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Early in the morning of April 9th 1948, commandos of the Irgun (headed by Menachem Begin) and the Stern Gang attacked Deir Yassin, a beautiful Arab village with cut stone houses located on the west side of Jerusalem. It was several weeks before the end of the British Mandate and the declaration of the State of Israel. The village lay outside the area to be assigned by the United Nations to the Jewish state; it had a peaceful reputation; it was even said by a Jewish newspaper to have driven out some Arab militants. But it was located on high ground in the corridor between Tel Aviv and Jerusalem, and with the knowledge of the mainstream Jewish defence force, the Haganah, it was to be conquered and held.
In spite of being better armed, the two Jewish gangs were at first unable to conquer the village. But after they elicited the help of a small band of Palmach troops (the elite fighters of the Haganah), Deir Yassin soon fell. The Palmach soldiers left; it was then that the massacre began. That evening over tea and cookies, in the neighbouring Jewish settlement of Givat Shaul, gang members told foreign correspondents that over 200 Arabs were killed and forty taken prisoner. This was reported in the New York Times the very next day (4/10/48, p. 6). The terrorists claimed to have lost four of their own forces. They boasted of the “battle” but made no mention of the male Palestinians whom they had loaded onto trucks, paraded through some Jewish sections of Jerusalem, and then taken back to a stone quarry between Givat Shaul and Deir Yassin and shot to death. On April 13th the New York Times reported that 254 Arab men, women, and children had been killed at Deir Yassin; there was no mention of prisoners.
The official Zionist leaders of the Haganah denounced the dissidents of the Irgun and the Stern Gang accusing them of massacre, robbery, looting and barbarism. Ben Gurion even sent an apology to King Abdullah. But this horrific act served the future state of Israel well. As Begin said, “Arabs throughout the country, induced to believe wild tales of ‘Irgun butchery’ were seized with limitless panic and started to flee for their lives. This mass flight soon developed into a maddened, uncontrollable stampede. The political and economic significance of this development can hardly be over estimated.” (The Revolt, p. 164)
While modern historians argue that Begin’s claims were exaggerated and that the actual number of Arabs killed was closer to 100, they all agree that the massacre at Deir Yassin marked the beginning of the depopulation of over 400 Arab villages and the exile of over 700,000 Palestinians.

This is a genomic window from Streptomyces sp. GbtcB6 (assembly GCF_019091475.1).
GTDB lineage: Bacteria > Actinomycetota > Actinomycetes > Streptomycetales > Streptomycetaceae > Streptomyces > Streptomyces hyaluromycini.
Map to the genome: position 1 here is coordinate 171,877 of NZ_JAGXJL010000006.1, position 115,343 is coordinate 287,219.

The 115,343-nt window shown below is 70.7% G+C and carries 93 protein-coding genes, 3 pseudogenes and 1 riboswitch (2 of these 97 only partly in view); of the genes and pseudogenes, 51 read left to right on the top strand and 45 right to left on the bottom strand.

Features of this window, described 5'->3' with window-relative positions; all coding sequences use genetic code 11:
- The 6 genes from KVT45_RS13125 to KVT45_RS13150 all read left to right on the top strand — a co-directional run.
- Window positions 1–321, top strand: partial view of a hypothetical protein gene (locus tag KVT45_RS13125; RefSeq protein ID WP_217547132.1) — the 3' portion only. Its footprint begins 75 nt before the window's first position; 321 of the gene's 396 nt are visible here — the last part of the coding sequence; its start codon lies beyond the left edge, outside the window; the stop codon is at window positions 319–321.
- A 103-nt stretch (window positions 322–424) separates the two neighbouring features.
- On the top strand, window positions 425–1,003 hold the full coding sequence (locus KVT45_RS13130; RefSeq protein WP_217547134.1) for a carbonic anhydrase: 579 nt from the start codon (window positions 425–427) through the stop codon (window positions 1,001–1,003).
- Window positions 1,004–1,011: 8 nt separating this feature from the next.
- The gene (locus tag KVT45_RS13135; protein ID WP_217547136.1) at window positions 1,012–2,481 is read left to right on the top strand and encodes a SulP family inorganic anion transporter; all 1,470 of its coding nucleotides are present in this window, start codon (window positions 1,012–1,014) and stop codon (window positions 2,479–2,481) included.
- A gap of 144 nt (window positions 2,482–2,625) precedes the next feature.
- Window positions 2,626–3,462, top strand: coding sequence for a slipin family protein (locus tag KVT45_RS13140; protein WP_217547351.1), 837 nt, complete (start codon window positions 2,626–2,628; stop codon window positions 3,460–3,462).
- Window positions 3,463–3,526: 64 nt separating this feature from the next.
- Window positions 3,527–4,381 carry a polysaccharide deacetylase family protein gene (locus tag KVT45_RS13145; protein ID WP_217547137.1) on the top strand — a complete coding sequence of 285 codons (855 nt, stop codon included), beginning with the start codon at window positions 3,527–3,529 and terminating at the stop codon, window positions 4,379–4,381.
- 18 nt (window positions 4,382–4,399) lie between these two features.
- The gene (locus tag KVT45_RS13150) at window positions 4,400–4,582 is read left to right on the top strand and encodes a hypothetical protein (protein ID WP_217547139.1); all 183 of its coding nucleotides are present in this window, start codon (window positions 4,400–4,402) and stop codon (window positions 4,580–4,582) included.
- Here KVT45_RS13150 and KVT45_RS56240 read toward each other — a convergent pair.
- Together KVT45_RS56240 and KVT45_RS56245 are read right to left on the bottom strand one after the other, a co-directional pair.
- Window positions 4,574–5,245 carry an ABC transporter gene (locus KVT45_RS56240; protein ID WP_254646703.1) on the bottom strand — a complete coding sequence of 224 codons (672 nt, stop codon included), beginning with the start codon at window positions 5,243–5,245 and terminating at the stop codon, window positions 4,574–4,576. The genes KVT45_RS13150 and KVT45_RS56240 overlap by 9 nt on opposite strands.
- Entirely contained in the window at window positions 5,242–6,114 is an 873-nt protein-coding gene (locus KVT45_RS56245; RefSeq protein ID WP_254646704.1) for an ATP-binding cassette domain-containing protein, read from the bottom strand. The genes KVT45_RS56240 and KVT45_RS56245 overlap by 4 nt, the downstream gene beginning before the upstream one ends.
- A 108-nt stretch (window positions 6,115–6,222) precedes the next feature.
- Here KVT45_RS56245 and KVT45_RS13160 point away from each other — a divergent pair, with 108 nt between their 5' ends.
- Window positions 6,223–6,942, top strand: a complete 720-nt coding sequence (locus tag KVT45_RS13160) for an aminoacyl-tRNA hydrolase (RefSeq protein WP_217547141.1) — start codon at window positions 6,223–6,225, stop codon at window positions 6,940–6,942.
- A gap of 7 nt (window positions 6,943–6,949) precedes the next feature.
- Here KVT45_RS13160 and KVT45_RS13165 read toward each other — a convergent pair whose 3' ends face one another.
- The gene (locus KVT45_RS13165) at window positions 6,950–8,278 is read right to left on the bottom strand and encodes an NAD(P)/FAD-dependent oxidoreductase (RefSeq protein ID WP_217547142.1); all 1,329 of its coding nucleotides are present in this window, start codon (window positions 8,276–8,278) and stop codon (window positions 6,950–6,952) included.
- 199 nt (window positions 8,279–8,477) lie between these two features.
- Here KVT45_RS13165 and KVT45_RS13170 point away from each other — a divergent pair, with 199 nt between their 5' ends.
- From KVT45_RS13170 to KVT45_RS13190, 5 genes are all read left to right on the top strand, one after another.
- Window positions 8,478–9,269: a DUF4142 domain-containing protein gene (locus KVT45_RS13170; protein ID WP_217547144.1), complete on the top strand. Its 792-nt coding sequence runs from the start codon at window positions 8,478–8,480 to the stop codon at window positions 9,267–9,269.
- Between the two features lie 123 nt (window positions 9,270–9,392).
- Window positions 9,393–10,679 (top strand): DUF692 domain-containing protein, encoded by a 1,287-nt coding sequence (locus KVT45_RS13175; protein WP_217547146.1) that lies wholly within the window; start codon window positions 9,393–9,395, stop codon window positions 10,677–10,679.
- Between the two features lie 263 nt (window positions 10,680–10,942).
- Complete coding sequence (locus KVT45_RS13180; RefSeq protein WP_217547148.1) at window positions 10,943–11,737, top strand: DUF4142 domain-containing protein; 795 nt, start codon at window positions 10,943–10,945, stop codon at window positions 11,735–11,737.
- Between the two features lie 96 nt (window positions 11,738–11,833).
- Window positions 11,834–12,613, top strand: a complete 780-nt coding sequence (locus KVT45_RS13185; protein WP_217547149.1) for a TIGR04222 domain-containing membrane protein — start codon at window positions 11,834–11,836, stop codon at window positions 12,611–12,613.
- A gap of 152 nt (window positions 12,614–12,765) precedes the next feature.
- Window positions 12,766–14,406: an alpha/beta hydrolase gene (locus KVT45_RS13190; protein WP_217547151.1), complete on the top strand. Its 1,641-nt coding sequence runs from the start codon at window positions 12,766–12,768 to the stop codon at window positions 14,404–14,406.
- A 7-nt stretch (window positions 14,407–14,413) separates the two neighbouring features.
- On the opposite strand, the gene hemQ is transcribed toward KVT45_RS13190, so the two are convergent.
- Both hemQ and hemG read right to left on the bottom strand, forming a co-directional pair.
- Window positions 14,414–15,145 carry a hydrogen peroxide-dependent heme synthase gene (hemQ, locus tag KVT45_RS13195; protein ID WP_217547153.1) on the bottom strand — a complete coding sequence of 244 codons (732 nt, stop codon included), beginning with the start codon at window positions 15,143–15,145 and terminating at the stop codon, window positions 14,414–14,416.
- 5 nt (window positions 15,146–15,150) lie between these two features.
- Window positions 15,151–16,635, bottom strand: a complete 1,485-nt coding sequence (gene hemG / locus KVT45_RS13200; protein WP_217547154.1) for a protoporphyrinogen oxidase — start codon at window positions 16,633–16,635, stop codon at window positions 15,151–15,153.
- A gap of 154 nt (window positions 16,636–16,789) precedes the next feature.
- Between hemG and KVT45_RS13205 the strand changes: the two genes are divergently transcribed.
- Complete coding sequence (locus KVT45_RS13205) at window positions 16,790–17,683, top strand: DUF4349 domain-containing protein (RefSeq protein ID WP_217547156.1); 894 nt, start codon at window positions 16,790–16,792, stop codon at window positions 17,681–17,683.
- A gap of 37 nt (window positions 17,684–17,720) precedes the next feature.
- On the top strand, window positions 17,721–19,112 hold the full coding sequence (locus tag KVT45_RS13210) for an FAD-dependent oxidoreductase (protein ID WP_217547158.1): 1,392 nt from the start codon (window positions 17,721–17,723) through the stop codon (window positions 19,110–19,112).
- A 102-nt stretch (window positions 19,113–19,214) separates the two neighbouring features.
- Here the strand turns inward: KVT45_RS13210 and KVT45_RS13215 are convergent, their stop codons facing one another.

In spite of protests by Martin Buber and other noted scholars, within a year the village was repopulated with orthodox Jewish immigrants from Poland, Rumania and Slovakia. Its cemetery was bulldozed and its name was wiped off the map.
Deir Yassin Today
Although virtually all Palestinians in the world know of Deir Yassin, few have ever been there. The site is not identified on post-1948 maps of Israel. But it is not difficult to find. The central part of Deir Yassin is a cluster of buildings now used as a mental hospital. To the east lies the industrial area of Givat Shaul; to the north lies Har Hamenuchot (the Jewish cemetery), to the west, built into the side of the mountain on which Deir Yassin is located is Har Nof, a new settlement of orthodox Jews. To the south is a steep valley terraced and containing part of the Jerusalem Forest. On the other side of that valley, roughly a mile and a half from Deir Yassin and in clear view of it, are Mount Herzl and Yad Vashem.
While not difficult to find, Deir Yassin today is not easy to visit. There are few places to park. Admittance to the mental hospital grounds is understandably restricted. There are no signs, no plaques, no memorials of any kind. The cemetery is largely gone; the ruins of the deir (monastery) are unmarked; and the quarry from which the residents made a living and in which the bodies of those who were massacred were piled up and burned is likely buried under a fuel storage depot on the south side of the mountain. The orthodox Jews living in the area are not friendly to outsiders and either do not know or refuse to acknowledge any history of Deir Yassin. Not surprisingly, picture taking invites suspicion and criticism. There are no markers, no plaques, no memorials – to all intents and purposes Deir Yassin is no more.
My mother was ill, she was pregnant. They threw something into our house. My sister ran to it and threw it out again and she sent me to tell our father who was still in Kastel. –Deir Yassin survivor Abu Ashraf, aged 7 at the time of the massacre, at London commemoration, Deir Yassin Day 2012